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An annual comprehensive eye exam could save your sight!

If you have diabetes, you know how important it is to stay on top of the condition by working closely with your doctor to monitor blood sugar and overall health. But did you know that diabetes can also have a negative impact on your sight?

November is Diabetic Eye Disease Awareness Month. Which means it’s time to talk about the vision-stealing complications that can arise for people who have diabetes.

Diabetes is the number one cause of blindness in the United States today. And according to the National Eye Institute, over 7 million Americans are impacted by diabetic eye disease. If you have diabetes, it’s important to work closely with your trusted Center For Sight eye doctors. Together, we can stay in front of any potential complications that could affect your vision.

There are several different kinds of diabetic eye disease, but all of them can result in vision loss and even blindness. At Center For Sight, we care about you, your health, your eyes and your vision! It’s all part of our desire for every patient we serve to have vision that is 20/happy.

Which Eye Conditions are Linked to Diabetes?

  1. Diabetic retinopathy. This is the most common visual complication among people with diabetes. It results in more than 10,000 new cases of blindness each year.
  2. Diabetic macular edema. Closely related to diabetic retinopathy, this is the most common cause of visual loss in people living with diabetes.
  3. Cataracts. While cataracts are considered a normal part of aging, people with diabetes are at higher risk for developing them at a younger age; two to five times more likely.
  4. Glaucoma. People with diabetes are more likely to develop glaucoma, which is associated with a build-up of pressure in the eye that can come in several forms or types.

A Closer Look at Diabetic Retinopathy

Since diabetic retinopathy is by far the most common vision-related complication, it warrants a closer look. Diabetes causes the weakening of the tiny blood vessels that nourish the retina. As a result, fluid and blood leak from these weakened vessels, and new vessels that grow can be distorted and begin to bleed. This change can injure the retina, leading to loss of vision.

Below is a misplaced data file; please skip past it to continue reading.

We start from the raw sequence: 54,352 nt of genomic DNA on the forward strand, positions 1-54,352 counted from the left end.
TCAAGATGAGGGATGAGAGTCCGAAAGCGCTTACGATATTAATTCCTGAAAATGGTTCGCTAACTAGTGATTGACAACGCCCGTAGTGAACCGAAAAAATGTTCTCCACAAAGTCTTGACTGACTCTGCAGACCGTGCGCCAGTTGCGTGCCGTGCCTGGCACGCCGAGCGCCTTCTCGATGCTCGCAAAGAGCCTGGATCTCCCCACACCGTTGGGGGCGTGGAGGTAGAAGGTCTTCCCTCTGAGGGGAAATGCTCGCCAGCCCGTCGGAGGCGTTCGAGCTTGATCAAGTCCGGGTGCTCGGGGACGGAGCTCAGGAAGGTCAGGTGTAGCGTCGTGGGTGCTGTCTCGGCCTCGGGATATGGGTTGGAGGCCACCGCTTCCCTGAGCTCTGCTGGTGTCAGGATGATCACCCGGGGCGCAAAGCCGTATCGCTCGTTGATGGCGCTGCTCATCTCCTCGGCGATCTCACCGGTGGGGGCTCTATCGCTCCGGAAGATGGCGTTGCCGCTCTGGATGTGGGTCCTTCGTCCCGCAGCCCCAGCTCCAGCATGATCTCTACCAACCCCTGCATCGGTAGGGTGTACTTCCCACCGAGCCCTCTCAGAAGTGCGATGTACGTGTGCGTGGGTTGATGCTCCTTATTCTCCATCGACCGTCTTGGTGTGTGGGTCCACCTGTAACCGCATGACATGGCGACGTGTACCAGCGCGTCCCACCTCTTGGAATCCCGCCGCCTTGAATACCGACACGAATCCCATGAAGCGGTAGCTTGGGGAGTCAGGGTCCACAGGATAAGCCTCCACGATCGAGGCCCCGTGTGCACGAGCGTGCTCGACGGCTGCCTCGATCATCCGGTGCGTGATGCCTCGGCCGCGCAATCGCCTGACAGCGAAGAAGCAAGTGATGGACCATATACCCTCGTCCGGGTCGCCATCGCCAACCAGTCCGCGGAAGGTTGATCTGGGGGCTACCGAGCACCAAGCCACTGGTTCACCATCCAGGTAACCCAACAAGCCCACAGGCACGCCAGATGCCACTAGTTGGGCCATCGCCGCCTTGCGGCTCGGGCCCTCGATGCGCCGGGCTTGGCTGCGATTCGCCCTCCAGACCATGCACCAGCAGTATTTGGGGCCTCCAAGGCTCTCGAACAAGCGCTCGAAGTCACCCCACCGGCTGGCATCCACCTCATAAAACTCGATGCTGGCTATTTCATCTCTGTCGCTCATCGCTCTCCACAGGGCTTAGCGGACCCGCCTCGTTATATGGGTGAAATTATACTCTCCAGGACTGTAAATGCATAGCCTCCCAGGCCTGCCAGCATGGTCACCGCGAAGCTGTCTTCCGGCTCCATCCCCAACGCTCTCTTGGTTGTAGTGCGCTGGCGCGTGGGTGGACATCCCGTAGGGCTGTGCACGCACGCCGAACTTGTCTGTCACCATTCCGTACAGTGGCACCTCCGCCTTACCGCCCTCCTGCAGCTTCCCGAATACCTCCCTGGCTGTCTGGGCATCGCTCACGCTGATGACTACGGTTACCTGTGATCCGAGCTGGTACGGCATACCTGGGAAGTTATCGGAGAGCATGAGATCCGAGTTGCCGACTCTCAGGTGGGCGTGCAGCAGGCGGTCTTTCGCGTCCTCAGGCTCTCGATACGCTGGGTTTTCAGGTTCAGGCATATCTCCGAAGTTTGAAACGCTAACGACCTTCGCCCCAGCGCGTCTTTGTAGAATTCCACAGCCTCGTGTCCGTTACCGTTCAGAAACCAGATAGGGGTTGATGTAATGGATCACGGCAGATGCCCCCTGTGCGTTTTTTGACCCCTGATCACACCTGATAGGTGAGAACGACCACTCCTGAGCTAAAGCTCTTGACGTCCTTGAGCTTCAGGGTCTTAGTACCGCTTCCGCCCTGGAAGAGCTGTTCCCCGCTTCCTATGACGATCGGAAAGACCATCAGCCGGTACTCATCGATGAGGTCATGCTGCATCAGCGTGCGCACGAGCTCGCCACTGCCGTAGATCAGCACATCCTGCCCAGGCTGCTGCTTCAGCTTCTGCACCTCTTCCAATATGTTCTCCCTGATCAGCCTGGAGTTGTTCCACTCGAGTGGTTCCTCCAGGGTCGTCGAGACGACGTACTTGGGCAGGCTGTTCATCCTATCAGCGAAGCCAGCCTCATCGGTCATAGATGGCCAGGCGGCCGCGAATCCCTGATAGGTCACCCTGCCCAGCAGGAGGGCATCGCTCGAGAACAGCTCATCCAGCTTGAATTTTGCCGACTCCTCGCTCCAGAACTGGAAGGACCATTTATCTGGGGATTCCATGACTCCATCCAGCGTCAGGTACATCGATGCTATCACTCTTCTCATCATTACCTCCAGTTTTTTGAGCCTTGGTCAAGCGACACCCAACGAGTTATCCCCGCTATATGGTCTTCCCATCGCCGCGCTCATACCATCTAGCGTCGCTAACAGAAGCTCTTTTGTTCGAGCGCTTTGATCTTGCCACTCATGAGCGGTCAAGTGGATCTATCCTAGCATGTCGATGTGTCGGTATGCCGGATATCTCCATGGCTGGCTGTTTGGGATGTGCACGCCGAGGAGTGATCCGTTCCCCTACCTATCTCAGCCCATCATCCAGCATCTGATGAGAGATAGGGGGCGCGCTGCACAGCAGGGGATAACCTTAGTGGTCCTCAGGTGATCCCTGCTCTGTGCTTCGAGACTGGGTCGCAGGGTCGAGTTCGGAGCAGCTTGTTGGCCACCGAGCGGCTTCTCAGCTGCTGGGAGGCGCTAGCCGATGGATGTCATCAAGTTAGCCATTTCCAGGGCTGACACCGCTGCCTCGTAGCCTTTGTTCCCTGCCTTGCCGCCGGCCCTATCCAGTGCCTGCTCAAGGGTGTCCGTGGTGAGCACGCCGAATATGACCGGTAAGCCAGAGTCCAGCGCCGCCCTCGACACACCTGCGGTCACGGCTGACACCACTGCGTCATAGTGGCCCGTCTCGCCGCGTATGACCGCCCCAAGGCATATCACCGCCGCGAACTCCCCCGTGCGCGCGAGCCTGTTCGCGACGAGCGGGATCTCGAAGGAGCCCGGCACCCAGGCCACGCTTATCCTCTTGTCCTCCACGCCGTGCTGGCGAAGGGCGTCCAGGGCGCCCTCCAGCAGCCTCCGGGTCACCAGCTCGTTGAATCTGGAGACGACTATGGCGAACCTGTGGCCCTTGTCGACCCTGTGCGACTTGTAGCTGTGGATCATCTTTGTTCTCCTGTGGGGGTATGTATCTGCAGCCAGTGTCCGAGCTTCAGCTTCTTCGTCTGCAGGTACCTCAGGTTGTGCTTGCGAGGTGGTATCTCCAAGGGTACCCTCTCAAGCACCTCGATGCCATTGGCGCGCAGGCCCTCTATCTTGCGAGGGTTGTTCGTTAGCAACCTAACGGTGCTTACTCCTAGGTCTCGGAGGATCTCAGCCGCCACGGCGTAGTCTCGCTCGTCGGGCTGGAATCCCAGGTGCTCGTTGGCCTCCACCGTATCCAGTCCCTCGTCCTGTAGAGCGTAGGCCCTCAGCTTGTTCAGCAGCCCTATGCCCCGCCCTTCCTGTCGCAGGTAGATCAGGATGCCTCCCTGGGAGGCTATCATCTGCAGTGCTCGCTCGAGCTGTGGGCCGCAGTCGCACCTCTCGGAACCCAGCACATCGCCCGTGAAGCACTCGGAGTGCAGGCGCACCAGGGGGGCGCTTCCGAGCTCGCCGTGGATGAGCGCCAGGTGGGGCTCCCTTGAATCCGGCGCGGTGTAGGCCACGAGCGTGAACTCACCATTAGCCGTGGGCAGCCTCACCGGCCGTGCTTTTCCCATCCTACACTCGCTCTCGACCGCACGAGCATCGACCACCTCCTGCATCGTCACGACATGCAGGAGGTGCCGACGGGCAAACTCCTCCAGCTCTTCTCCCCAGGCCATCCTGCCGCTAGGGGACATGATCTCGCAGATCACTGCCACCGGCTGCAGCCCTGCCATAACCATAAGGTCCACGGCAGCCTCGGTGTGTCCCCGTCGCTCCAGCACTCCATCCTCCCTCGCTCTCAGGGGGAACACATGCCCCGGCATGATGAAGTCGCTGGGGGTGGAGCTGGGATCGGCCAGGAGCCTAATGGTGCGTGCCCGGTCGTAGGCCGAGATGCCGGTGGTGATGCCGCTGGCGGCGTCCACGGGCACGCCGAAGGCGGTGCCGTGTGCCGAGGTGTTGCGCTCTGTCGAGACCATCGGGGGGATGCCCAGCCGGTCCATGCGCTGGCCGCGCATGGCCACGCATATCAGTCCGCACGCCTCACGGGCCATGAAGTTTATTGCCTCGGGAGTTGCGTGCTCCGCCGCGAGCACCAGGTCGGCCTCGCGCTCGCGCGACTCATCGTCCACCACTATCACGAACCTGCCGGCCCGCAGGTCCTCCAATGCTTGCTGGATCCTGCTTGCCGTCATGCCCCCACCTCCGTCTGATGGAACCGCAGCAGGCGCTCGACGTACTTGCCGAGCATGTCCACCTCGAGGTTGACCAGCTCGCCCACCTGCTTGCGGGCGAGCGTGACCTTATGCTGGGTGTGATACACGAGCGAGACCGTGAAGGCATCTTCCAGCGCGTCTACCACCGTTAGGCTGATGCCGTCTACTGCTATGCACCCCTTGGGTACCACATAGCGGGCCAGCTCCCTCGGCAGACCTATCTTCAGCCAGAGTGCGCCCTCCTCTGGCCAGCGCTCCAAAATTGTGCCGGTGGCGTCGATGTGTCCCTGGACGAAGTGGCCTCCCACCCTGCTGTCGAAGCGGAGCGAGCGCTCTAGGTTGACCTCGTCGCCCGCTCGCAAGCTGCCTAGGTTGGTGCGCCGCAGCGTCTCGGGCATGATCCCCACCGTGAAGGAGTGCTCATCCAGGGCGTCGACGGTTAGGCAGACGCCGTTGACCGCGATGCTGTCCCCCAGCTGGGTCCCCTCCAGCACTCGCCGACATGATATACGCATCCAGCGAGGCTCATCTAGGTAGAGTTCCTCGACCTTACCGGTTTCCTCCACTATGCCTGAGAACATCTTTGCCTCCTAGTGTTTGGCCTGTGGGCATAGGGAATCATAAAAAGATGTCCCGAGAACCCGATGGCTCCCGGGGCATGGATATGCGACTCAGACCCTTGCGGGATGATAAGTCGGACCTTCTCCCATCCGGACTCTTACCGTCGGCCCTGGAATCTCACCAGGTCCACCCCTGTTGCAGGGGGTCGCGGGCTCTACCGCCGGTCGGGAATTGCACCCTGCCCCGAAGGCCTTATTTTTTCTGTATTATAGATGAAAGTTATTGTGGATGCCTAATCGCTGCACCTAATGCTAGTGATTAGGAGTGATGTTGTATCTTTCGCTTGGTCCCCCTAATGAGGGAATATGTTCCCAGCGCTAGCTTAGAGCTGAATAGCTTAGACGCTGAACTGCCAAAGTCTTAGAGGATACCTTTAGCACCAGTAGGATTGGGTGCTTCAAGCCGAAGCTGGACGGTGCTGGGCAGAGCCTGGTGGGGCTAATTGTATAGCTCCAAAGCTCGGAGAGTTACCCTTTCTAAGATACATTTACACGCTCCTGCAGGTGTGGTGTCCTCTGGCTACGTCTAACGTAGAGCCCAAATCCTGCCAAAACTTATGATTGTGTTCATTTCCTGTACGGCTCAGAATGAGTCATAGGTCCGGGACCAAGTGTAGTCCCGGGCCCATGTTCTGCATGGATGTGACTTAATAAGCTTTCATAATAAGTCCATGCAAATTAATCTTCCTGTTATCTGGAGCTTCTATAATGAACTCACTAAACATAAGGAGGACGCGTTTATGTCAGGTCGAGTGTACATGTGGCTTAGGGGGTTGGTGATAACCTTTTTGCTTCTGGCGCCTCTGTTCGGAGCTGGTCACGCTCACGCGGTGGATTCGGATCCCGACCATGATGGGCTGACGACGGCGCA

Does diabetic retinopathy have symptoms?

Diabetic retinopathy most often develops without any warning signs. Damage to the eye can occur slowly and may even go unnoticed until there is significant damage. Because of this, anyone with diabetes should receive regular monitoring by a retina specialist.

How are diabetic retinopathy and diabetic macular edema treated?

Treatment for diabetic eye disease is unique to each patient and based on your age, medical history, lifestyle and degree of damage to your retina. In its earliest stages, diabetic retinopathy may not require treatment beyond regular monitoring.

If you do require treatment, we will go over all your options, including risks, benefits and alternatives, before deciding on the best treatment plan for your situation. Medical management of diabetic retinopathy typically includes intravitreal injections or laser therapy (also called photocoagulation) to seal or shrink leaking blood vessels.

Don’t Skip Your Annual Sight-Saving Exam

Annual comprehensive eye exams are so important as they can reveal hidden signs of disease, allowing for more timely treatment. This is why the American Academy of Ophthalmology (AAO) recommends people with diabetes have them annually or more often as recommended by an ophthalmologist.

“If you have diabetes, a yearly comprehensive eye exam should be a part of your overall care.
It’s one of the best things you can do to prevent vision loss.”

Eva Liang, MD, board-certified ophthalmologist and founder of Center For Sight

At Center For Sight, our dedicated clinical team has extensive experience in the diagnosis and management of diabetic eye disease. If you have diabetes (even if you aren’t experiencing any eye symptoms), schedule a comprehensive eye exam at Center For Sight today. Let us help you protect yourself from preventable vision loss.

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